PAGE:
interesting thing in talking to voters here is i know we're all excited about the debate and who is going to be making the stage. in talking to voters on the ground they're excited they have a chance to see these people up close and in person and see for themselves what it's all about. they're excited about the debate, they're going to watch. but for them here in new hampshire and these other early states they have an opportunity to ask these candidates questions and see what their candidacy is all about. >> live there in new hampshire, thank you. you heard her mention the black economic conference tomorrow in south carolina. a new survey from the group hosting the forum shows that black voters are very uncomfortable or have reservations about those candidates. you can see them here 27% for buttigieg, 33% for warren, 31% for booker. joining me now is the executive director of the black economic alliance and tiffany cross,
co-founder and managing editor of the beat d.c. thank you for being here. what are you hoping to hear from each of these candidates this weekend? what do you think they can do or say to win you and your group over? >> thank you, it's great to be here. we put on this forum to make sure that the black economic issues that are front and center for black voters are a major part of the conversation of the cycle. we're confident based on some of the polling that we've done that black voters are really hungry for economic plans that speaks specifically to the issues that are top of mind. for example, right up there with college affordability and healthcare, was the issue of job benefits. we know that over the next ten years black unemployment is set to go over 20% if we don't retrain the black workers who are overindexed in low paying,
low skilled jobs into the jobs of the future. and so all of the candidates that will be talking to us tomorrow are going to need to speak concretely about how they're going to address these issues. >> do you think that's why when we look at some of the numbers that your group put out this week, do you think that's why some of these candidates, many of them, are having a hard time breaking through to african-american voters? >> well, i think black voters are going to be like many other voters, focused on the issues. but we are -- it's early and i think what you're seeing is that a lot of these candidates have room to grow in terms of getting familiar with the electorate. and so we have a correlation between how familiar candidates are with how comfortable they are. and so i think that the more that the candidates articulate the plans that they have for addressing these issues, the more voters will be comfortable with them and the more they'll get traction with our voters. >> it's interesting, tiffany,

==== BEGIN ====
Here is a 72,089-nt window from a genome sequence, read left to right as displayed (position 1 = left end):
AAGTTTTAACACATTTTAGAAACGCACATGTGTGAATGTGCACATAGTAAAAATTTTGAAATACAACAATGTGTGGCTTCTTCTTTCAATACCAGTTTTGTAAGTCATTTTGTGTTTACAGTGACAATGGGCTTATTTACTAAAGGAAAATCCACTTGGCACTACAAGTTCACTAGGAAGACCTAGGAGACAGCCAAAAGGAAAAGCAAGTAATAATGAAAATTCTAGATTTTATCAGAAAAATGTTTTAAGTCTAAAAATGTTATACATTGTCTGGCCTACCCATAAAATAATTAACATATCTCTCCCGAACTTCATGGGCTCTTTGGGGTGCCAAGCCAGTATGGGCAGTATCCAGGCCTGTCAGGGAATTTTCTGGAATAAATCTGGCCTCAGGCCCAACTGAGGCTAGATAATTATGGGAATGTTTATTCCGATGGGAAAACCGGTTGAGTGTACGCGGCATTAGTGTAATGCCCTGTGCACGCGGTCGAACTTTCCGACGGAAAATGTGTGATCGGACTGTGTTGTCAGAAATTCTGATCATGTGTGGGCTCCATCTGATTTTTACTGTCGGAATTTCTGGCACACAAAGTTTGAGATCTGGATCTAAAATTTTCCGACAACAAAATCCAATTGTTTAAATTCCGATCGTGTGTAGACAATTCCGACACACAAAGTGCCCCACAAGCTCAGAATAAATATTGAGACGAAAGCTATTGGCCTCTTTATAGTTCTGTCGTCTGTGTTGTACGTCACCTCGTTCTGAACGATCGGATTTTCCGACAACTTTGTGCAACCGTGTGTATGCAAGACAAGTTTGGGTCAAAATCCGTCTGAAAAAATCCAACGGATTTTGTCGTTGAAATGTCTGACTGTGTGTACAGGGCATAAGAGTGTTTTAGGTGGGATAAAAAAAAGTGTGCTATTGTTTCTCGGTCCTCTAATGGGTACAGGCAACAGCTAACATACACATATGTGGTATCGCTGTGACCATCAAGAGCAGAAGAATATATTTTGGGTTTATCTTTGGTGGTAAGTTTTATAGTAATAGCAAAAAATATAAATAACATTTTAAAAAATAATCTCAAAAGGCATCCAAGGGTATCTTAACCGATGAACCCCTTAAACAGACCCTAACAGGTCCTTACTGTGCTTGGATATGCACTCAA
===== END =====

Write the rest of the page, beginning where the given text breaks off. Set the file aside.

when she talks about specific plans. we just talked about senator warren's plan. pete buttigieg is out with what he's calling the douglass plan. you would imagine -- is it fair to say that might end up helping them change some of those numbers we've been talking about and get more support among people of color? >> yeah, i think you have to earn america's vote with everybody. i think we have to get out of the habit of describing like, the black vote. it's not homogenous another. in the same way white suburban moms care about different things. you have to disaggregate black voters as well. what those voters value in south carolina may be different than those in new york do. mayor buttigieg's plan speaks to
economic prosperity. he's had trouble gaining traction with all voters of color, particularly in the black community. we have to acknowledge that means you're not a viable candidate. you have to be viable with all communities of color. >> you make an important point. we've heard on this show and in my conversations with folks about the idea that no, the african-american vote is not like a monolithic bloc. do you think that's why somebody like cory booker who does need to do well in south carolina to stay alive is spending less time there than snaenator harris? >> there is a false understanding perhaps that, you know, south carolina is -- >> where the black vote is? >> exactly. cory booker is a member of the community and he knows better than that. look, he's done a lot of work in iowa and beefed up his team there. i don't think that's necessarily not a smart strategy. i think booker's challenge is the message is not resonating with the community. like, we cannot pretend. he's hesitant to say this
president is a racist. i don't know what's in his heart. all evidence points to the contrary. one thing voters of all hues value is authenticity. when people feel like there's a disconnect there's going to be a problem. but look, the black economic alliance forum, all candidates aren't going to be there. they have i think four -- >> right, four candidates will be there? >> yes. we'll have four candidates there. i'll also just say that our poll actually was a nationwide survey. and so we looked at black adults around the country from rural greenville, south carolina, to, you know, philadelphia, atlanta, los angeles, around the country. and there was consistent findings around the fact that these key economic issues are really what's motivating voters. and so i don't think -- i think that, yes, we're doing this forum here in south carolina for